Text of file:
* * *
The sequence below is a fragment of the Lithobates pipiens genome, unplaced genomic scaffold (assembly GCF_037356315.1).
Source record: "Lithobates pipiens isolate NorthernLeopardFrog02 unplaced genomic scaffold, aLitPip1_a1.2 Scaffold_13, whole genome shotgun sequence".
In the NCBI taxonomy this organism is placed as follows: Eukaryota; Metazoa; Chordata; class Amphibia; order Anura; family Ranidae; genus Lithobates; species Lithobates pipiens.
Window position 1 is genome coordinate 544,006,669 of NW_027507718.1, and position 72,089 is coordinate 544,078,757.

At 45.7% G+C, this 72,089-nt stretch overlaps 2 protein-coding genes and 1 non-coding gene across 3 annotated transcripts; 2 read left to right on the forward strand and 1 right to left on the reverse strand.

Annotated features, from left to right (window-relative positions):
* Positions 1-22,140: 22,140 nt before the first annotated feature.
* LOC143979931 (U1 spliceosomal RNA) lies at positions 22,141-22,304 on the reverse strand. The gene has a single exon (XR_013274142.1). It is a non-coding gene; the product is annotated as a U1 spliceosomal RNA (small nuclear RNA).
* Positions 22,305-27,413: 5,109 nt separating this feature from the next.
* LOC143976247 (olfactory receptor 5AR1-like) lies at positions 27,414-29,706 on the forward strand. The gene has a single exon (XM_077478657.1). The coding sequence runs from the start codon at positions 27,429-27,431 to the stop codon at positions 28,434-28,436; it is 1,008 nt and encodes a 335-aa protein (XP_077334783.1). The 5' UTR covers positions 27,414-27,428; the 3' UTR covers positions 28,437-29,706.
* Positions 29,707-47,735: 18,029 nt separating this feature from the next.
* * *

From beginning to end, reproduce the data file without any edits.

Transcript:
The sequence below is a fragment of the Lithobates pipiens genome, unplaced genomic scaffold (assembly GCF_037356315.1).
Source record: "Lithobates pipiens isolate NorthernLeopardFrog02 unplaced genomic scaffold, aLitPip1_a1.2 Scaffold_13, whole genome shotgun sequence".
In the NCBI taxonomy this organism is placed as follows: Eukaryota; Metazoa; Chordata; class Amphibia; order Anura; family Ranidae; genus Lithobates; species Lithobates pipiens.
Window position 1 is genome coordinate 544,006,669 of NW_027507718.1, and position 72,089 is coordinate 544,078,757.

At 45.7% G+C, this 72,089-nt stretch overlaps 2 protein-coding genes and 1 non-coding gene across 3 annotated transcripts; 2 read left to right on the forward strand and 1 right to left on the reverse strand.

Annotated features, from left to right (window-relative positions):
* Positions 1-22,140: 22,140 nt before the first annotated feature.
* LOC143979931 (U1 spliceosomal RNA) lies at positions 22,141-22,304 on the reverse strand. The gene has a single exon (XR_013274142.1). It is a non-coding gene; the product is annotated as a U1 spliceosomal RNA (small nuclear RNA).
* Positions 22,305-27,413: 5,109 nt separating this feature from the next.
* LOC143976247 (olfactory receptor 5AR1-like) lies at positions 27,414-29,706 on the forward strand. The gene has a single exon (XM_077478657.1). The coding sequence runs from the start codon at positions 27,429-27,431 to the stop codon at positions 28,434-28,436; it is 1,008 nt and encodes a 335-aa protein (XP_077334783.1). The 5' UTR covers positions 27,414-27,428; the 3' UTR covers positions 28,437-29,706.
* Positions 29,707-47,735: 18,029 nt separating this feature from the next.